Governor Justice on gas tax holiday: ‘It’s dead’

Gov. Jim Justice has a final prognosis for a gas tax holiday in West Virginia.

“It’s dead. It’s gone. That situation is over.”

Justice made that declaration in a wide-ranging news briefing today, after opening the possibility of a break on the 36-cents-a-gallon gas tax earlier this week.

Debate over the gasoline tax has rekindled as prices have spiked to about $5 a gallon. Today’s average price for a gallon of regular gasoline in West Virginia is $4.82, according to AAA.

Several states, including neighboring Maryland, have allowed gas tax holidays as prices hit historic levels. Democratic lawmakers in West Virginia have been pushing for such a holiday for several months.

Stephen Baldwin

Senate Minority Leader Stephen Baldwin, D-Greenbrier, today expressed disappointment over the governor’s conclusion.

“People are hurting badly and we can do something to make gas more affordable right now here in West Virginia. A gas tax holiday would save folks $7 each trip to the pump. For those of us who aren’t rich, that adds up to a lot of money. It’s enough to pay for a commute to work, two gallons of milk, or a prescription co-pay,” Baldwin stated following the governor’s remarks.

Baldwin alluded to more than $1 billion the state has brought in so far this fiscal year beyond the general fund revenue estimates. “To sit on $1.1 billion in Charleston while West Virginia families make sacrifices is just plain wrong,” he said.

Until Monday, Justice had expressed skepticism, saying such a break would be temporary and wouldn’t get to the root causes for high gasoline prices. The governor has also worried about whether a holiday would disrupt the way West Virginia pays its obligations on road bonds.

But then, early this week, Justice alluded to possibility.

“I’ve done a lot of thinking about maybe a gas tax holiday, and I want to hold up just a little bit longer until maybe our next briefing,” said Justice, a Republican, earlier this week. “But between now and then I’ll make a decision with regard to that.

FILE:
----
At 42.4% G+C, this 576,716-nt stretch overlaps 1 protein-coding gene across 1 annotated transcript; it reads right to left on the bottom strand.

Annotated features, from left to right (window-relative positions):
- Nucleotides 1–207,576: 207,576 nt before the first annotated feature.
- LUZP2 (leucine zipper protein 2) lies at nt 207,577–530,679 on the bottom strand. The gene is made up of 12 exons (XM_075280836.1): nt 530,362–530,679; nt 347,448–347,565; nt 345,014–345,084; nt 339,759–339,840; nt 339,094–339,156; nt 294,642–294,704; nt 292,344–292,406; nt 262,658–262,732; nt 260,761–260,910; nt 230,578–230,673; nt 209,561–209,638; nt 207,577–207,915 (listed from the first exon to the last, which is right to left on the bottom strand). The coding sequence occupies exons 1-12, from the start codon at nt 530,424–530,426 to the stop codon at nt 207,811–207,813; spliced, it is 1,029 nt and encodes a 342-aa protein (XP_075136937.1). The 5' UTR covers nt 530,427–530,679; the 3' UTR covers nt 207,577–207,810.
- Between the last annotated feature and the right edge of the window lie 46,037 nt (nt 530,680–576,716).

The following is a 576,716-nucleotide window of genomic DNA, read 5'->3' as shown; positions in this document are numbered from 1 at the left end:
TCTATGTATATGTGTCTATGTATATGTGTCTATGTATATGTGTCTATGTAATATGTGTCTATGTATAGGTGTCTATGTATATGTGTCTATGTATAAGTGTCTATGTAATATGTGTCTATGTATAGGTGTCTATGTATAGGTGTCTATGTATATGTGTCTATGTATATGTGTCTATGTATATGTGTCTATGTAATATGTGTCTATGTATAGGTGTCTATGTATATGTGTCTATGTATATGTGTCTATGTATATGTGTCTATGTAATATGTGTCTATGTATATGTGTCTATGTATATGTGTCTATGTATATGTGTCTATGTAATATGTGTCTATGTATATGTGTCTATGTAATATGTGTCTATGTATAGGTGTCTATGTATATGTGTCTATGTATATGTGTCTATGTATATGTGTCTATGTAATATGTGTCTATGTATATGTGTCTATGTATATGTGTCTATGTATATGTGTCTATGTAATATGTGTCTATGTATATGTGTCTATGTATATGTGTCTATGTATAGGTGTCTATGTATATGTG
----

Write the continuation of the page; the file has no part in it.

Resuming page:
“But I do think that if we can help our folks — and I believe that there’s surely enough room to be able to help — but I do think that’s something that maybe, just maybe with families right now thinking about going on vacation and things like that — if there’s a way to help for one month, maybe a one-month holiday, I don’t think it would be detrimental to us from the standpoint of our ability to do all the good stuff that we do in regard to roads.”

Today, the governor said that time gave members of the legislative majority time to make clear that they don’t believe the gas tax holiday is a good idea.

“We really hadn’t heard from the majority of the Legislature,” he said. “We hadn’t heard from them and they were probably being pretty silent. You know, a lot of people are questioning me — why am I not moving on this? And I really felt pretty strongly that it would be a waste of time. Well, we heard from the majority did we not? And they do not have an interest.”

House Speaker Roger Hanshaw and Senate President Craig Blair, both Republicans, had already put out a statement on March 18 saying a gas tax holiday is among policies “that sound good but, in reality, would do far more damage to our state in the long term.”

The two legislative leaders said people deserve a financial break, but said the state can’t risk interrupting a dedicated payment source for its bond obligations.

Nevertheless, leaders in the legislative majority reiterated their concerns about the gas tax holiday again after Justice brought it up. “The gas tax is a knee-jerk reaction, and it’s shortsighted,” Blair said Tuesday on MetroNews’ “Talkline.”

House Finance Chairman Eric Householder concurred while speaking today on Panhandle Live on WEPM Radio. “I have to agree that it’s a little short-sighted,” said Householder, R-Berkeley.

Householder underscored the worry that suspending the gas tax could imperil the state’s bond obligations and also expressed concern that the state could miss opportunities for matching highways dollars.

The governor today called legislative Democrats “grandstanders” for continuing to push for the gas tax holiday.

Richard Lindsay

Yesterday, the Democrats had praised his consideration of the temporary tax break. They hoped he would decide to push for legislative approval or wield his emergency powers.

“I think the governor is finally listening to people who are saying to him the same things that we are hearing,” said Senator Richard Lindsay, D-Kanawha.

Justice today said the tax break would be create more complications than providing relief.

“I didn’t think it was a good idea before,” Justice said, “and to be honest I still don’t think it’s a good idea.”

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